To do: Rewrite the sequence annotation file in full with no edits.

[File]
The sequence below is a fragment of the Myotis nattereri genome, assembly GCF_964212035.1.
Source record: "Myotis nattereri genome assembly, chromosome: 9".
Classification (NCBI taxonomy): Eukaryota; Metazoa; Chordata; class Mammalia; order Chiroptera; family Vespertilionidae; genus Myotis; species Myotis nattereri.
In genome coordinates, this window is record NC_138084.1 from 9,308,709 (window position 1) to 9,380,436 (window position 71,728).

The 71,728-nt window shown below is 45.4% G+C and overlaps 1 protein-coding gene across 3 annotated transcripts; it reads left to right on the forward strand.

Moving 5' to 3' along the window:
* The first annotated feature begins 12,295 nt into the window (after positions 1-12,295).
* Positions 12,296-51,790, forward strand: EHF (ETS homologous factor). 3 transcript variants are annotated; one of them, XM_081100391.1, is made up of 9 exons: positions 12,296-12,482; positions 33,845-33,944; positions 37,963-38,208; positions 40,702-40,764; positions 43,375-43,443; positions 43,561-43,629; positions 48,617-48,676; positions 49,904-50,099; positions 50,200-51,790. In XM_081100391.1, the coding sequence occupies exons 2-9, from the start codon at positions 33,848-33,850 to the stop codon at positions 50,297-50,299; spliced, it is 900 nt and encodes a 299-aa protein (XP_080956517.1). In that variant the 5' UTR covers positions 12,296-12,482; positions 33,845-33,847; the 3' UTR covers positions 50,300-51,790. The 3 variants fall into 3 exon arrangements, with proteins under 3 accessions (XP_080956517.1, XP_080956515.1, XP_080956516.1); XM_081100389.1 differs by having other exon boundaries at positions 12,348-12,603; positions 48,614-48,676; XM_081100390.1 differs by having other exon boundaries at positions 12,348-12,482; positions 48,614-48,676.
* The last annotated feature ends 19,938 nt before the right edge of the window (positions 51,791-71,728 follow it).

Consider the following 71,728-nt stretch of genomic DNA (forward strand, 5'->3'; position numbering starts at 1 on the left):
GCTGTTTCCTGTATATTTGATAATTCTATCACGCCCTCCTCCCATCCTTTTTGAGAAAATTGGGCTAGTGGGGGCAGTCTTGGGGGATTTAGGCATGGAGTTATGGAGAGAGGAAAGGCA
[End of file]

The sequence below is a fragment of the Myotis nattereri genome, assembly GCF_964212035.1.
Source record: "Myotis nattereri genome assembly, chromosome: 9".
Classification (NCBI taxonomy): Eukaryota; Metazoa; Chordata; class Mammalia; order Chiroptera; family Vespertilionidae; genus Myotis; species Myotis nattereri.
In genome coordinates, this window is record NC_138084.1 from 9,308,709 (window position 1) to 9,380,436 (window position 71,728).

The 71,728-nt window shown below is 45.4% G+C and overlaps 1 protein-coding gene across 3 annotated transcripts; it reads left to right on the forward strand.

Moving 5' to 3' along the window:
* The first annotated feature begins 12,295 nt into the window (after positions 1-12,295).
* Positions 12,296-51,790, forward strand: EHF (ETS homologous factor). 3 transcript variants are annotated; one of them, XM_081100391.1, is made up of 9 exons: positions 12,296-12,482; positions 33,845-33,944; positions 37,963-38,208; positions 40,702-40,764; positions 43,375-43,443; positions 43,561-43,629; positions 48,617-48,676; positions 49,904-50,099; positions 50,200-51,790. In XM_081100391.1, the coding sequence occupies exons 2-9, from the start codon at positions 33,848-33,850 to the stop codon at positions 50,297-50,299; spliced, it is 900 nt and encodes a 299-aa protein (XP_080956517.1). In that variant the 5' UTR covers positions 12,296-12,482; positions 33,845-33,847; the 3' UTR covers positions 50,300-51,790. The 3 variants fall into 3 exon arrangements, with proteins under 3 accessions (XP_080956517.1, XP_080956515.1, XP_080956516.1); XM_081100389.1 differs by having other exon boundaries at positions 12,348-12,603; positions 48,614-48,676; XM_081100390.1 differs by having other exon boundaries at positions 12,348-12,482; positions 48,614-48,676.
* The last annotated feature ends 19,938 nt before the right edge of the window (positions 51,791-71,728 follow it).

Consider the following 71,728-nt stretch of genomic DNA (forward strand, 5'->3'; position numbering starts at 1 on the left):
GCTGTTTCCTGTATATTTGATAATTCTATCACGCCCTCCTCCCATCCTTTTTGAGAAAATTGGGCTAGTGGGGGCAGTCTTGGGGGATTTAGGCATGGAGTTATGGAGAGAGGAAAGGCA